Private Equity Firm Bails Annie Leibovitz Out of Debt
Private equity firm Colony Capital LLC firm has come to the aid of celebrity photographer Annie Leibovitz rescuing her from millions of dollars of debt and helping to market her portfolio of celebrity images.
According to the Wall Street Journal, the celebrity photographer agreed to a deal allowing Colony to become her sole creditor and Leibovitz will retain control of her portfolio.
The agreement releases Annie Leibovitz of a loan to repay a $24 million to the Manhattan firm Art Capital Group. The financial dispute had threatened her rights to her own images.
Under the new deal, she gets to keep the rights of more than 100,000 photographs. In addition, Colony is considering plans to hold traveling photographic exhibit.
Art Capital said its loan to the celebrity photographer has been satisfied but did not provide any further details.
Annie Leibovitz's photos are only part of the collateral for Colony's loan. The photographer also is a real-estate collector and owns properties totaling about $50 million.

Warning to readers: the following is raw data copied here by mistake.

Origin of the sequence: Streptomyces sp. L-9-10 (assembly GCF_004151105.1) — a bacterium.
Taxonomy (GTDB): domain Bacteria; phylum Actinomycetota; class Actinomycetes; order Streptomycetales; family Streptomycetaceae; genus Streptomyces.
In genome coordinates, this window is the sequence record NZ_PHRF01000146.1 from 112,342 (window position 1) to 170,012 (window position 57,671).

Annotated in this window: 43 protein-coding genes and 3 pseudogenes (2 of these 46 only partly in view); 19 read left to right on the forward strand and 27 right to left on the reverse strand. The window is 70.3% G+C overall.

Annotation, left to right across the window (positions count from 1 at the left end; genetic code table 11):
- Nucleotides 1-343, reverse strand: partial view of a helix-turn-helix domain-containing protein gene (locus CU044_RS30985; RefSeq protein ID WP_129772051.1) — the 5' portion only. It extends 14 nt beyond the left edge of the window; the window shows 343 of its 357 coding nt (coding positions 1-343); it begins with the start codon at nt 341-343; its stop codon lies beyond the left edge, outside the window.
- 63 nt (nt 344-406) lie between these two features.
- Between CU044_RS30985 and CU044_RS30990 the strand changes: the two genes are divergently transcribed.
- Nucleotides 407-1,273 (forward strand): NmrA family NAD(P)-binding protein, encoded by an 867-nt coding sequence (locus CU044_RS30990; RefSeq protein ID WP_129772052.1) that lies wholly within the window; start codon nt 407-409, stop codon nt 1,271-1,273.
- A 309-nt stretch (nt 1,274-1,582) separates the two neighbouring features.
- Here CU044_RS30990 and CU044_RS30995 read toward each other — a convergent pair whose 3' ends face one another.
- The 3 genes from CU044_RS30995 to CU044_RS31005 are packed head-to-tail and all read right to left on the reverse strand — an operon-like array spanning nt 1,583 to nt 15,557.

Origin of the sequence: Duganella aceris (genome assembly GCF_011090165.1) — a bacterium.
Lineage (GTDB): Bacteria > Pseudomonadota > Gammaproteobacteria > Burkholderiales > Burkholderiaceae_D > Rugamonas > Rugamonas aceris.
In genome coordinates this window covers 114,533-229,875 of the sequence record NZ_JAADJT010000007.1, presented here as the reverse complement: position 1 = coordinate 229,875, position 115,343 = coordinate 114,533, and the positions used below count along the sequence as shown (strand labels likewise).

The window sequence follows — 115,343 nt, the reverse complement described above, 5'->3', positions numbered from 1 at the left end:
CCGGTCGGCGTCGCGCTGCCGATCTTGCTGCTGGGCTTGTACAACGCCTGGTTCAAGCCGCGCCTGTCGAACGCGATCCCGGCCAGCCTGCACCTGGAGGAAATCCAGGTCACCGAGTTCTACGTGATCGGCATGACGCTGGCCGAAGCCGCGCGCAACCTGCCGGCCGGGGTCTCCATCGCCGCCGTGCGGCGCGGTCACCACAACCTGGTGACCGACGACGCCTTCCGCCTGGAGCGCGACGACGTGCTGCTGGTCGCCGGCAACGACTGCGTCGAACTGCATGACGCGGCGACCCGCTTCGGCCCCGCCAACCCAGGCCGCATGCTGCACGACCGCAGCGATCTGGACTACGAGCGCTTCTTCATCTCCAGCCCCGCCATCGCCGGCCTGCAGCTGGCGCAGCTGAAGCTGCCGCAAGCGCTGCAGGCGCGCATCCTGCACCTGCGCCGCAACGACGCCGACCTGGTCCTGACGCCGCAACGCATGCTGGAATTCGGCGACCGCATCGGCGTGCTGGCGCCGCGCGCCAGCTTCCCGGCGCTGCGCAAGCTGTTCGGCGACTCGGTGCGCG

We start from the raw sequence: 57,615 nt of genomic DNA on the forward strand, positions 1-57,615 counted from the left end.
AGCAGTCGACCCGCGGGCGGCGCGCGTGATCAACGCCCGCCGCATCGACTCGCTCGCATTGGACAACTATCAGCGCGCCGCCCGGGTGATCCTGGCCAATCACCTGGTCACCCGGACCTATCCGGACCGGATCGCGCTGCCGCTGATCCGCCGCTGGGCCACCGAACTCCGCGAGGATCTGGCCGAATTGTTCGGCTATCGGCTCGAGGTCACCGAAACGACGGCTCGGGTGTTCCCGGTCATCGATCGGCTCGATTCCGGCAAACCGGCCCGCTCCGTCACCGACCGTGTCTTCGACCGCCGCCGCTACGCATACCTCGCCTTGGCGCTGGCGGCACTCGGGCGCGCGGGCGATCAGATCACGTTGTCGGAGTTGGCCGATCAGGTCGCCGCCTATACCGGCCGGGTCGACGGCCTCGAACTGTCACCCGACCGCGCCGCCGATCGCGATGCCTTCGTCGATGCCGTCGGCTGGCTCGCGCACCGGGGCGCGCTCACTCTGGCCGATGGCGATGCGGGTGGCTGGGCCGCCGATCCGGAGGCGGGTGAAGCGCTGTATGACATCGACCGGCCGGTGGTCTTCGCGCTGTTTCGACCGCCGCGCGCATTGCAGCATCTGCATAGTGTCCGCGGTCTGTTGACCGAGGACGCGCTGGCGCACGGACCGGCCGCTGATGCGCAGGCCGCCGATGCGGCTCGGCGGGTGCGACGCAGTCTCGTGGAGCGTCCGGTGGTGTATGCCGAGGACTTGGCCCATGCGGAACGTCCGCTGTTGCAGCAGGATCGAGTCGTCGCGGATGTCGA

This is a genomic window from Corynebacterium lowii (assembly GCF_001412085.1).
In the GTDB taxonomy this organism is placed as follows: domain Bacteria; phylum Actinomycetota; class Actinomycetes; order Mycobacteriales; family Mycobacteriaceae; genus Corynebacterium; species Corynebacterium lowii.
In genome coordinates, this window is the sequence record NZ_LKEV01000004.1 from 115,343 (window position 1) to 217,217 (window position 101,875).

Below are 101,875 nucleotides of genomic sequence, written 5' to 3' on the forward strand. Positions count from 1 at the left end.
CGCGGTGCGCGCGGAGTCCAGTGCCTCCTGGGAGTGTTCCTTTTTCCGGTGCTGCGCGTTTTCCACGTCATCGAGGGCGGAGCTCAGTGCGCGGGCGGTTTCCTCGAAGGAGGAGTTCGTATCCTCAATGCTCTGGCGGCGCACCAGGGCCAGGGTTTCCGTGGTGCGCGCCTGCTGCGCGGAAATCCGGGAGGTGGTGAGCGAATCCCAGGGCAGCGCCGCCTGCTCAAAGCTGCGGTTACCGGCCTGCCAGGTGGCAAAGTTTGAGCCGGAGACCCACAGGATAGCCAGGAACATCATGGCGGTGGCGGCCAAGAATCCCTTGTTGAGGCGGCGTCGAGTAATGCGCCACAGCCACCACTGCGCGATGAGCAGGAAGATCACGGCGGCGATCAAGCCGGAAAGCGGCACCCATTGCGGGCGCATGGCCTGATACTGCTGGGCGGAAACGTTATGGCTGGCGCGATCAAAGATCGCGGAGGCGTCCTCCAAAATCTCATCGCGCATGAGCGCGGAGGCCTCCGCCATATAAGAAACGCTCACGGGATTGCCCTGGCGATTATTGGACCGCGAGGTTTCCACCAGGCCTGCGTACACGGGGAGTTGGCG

According to documents filed with New York City's Finance Department, Annie Leibovitz borrowed and refinanced more than a dozen loans, using her real-estate assets as collateral.
She owns three brownstones in Manhattan's West Village and a 228-acre property in Rhinebeck, New York.
Colony, the private-equity firm owned by billionaire Thomas J. Barrack will help market her photos under the agreement. Her images include cover shots taken for Vanity Fair, Vogue and Rolling Stone.
Barrack made a similar move when he bought a $23 million loan on Michael Jackson's estate that gave him rights to the 2,700 acre Neverland estate.
Now, the company plans to sale the Neverland property and expects bids of as high as $100 million.
- Leibovitz Said to Ink Deal With Colony Capital (Financial Times)
- Leibovitz Said to Ink Deal With Colony Capital (New York Times)
- Leibovitz's $40 Million Astor Barns, Townhouses Might Ease Debt (Bloomberg)
- Secured Debt (provided by Weintraub & Selth, A Professional Corporation)
- Emotional Effects of Debt Collections (provided by Affordable Bankruptcy Company)
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